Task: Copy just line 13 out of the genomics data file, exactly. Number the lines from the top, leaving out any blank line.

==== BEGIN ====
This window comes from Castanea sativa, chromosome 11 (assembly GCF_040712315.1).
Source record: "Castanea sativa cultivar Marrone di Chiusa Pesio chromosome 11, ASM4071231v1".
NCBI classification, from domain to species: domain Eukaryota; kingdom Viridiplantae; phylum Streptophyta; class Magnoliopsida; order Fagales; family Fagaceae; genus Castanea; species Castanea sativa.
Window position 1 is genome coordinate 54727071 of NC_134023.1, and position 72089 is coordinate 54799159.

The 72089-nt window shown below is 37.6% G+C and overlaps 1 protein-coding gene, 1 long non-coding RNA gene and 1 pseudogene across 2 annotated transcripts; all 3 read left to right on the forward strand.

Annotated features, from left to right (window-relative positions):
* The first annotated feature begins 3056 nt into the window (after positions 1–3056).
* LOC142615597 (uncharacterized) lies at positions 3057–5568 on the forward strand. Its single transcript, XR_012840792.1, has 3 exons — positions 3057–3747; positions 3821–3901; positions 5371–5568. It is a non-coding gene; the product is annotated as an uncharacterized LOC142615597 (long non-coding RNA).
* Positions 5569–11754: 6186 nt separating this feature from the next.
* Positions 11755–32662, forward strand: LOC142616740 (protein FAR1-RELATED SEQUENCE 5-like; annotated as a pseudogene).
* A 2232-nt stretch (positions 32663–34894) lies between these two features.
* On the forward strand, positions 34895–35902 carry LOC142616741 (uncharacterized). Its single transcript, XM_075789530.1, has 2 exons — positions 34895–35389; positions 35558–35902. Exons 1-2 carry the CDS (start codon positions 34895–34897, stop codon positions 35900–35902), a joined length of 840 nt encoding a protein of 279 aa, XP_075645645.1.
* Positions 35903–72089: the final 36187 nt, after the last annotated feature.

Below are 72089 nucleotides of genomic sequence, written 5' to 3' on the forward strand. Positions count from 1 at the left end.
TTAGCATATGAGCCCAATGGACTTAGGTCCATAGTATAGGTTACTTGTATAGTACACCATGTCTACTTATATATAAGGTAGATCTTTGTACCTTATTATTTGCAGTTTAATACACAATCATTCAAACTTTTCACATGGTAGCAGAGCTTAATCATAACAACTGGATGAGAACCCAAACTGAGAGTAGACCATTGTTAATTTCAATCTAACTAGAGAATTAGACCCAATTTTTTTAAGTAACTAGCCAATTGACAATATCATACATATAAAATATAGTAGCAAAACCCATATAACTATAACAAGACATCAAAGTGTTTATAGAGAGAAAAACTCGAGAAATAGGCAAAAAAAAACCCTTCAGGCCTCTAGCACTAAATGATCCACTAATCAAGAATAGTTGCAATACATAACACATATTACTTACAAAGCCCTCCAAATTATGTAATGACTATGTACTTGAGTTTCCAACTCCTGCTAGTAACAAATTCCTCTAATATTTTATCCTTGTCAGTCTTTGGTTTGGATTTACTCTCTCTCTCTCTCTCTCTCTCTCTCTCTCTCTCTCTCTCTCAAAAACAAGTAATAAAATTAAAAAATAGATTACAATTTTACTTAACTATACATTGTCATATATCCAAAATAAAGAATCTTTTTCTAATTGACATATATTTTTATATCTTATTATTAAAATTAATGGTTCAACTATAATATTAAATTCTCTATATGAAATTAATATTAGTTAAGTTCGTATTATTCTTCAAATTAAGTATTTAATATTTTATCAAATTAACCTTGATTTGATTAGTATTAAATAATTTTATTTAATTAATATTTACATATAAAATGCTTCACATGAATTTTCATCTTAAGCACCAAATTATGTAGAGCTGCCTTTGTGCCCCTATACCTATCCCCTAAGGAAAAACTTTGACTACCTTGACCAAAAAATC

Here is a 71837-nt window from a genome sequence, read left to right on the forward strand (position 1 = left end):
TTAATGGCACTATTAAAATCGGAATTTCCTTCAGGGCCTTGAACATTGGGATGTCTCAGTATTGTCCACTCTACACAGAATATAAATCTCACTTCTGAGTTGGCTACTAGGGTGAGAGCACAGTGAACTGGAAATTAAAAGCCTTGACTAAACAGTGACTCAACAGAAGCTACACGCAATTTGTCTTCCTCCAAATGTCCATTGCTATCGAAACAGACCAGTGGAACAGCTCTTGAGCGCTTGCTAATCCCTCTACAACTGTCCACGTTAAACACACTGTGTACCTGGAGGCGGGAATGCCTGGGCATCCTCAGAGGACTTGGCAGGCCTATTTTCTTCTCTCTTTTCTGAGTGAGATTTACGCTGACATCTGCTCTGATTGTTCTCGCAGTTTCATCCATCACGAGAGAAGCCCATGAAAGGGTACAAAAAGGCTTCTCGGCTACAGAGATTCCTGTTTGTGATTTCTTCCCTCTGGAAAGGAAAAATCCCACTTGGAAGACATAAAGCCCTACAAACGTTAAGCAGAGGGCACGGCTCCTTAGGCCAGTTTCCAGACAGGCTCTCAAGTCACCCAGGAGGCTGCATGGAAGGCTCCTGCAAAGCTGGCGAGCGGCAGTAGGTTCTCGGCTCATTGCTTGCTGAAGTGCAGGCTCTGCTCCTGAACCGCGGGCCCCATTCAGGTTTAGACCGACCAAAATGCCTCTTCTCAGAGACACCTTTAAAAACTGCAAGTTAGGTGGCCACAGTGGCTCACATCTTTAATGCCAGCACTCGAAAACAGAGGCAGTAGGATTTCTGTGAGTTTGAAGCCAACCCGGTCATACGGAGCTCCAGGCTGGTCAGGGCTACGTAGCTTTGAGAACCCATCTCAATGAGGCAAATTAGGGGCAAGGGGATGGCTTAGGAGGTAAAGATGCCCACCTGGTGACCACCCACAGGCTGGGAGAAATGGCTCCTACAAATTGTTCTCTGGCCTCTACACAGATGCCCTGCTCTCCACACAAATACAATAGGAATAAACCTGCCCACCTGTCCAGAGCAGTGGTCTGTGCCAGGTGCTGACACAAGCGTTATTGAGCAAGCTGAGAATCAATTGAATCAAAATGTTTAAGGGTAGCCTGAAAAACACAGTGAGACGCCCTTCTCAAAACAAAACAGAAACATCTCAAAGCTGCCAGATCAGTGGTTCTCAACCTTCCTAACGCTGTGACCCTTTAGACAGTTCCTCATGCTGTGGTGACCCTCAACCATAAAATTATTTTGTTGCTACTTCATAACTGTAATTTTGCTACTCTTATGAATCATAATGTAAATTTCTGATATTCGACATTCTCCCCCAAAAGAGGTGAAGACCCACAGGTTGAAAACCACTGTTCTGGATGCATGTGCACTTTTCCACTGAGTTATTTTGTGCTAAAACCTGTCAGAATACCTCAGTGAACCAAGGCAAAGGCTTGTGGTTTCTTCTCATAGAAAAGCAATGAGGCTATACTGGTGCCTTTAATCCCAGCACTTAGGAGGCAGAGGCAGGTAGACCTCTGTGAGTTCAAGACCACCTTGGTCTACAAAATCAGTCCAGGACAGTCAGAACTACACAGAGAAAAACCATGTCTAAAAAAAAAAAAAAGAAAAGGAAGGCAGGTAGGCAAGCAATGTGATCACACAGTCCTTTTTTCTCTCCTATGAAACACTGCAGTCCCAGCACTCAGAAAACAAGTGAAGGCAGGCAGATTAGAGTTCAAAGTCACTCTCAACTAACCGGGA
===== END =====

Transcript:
* Positions 35903–72089: the final 36187 nt, after the last annotated feature.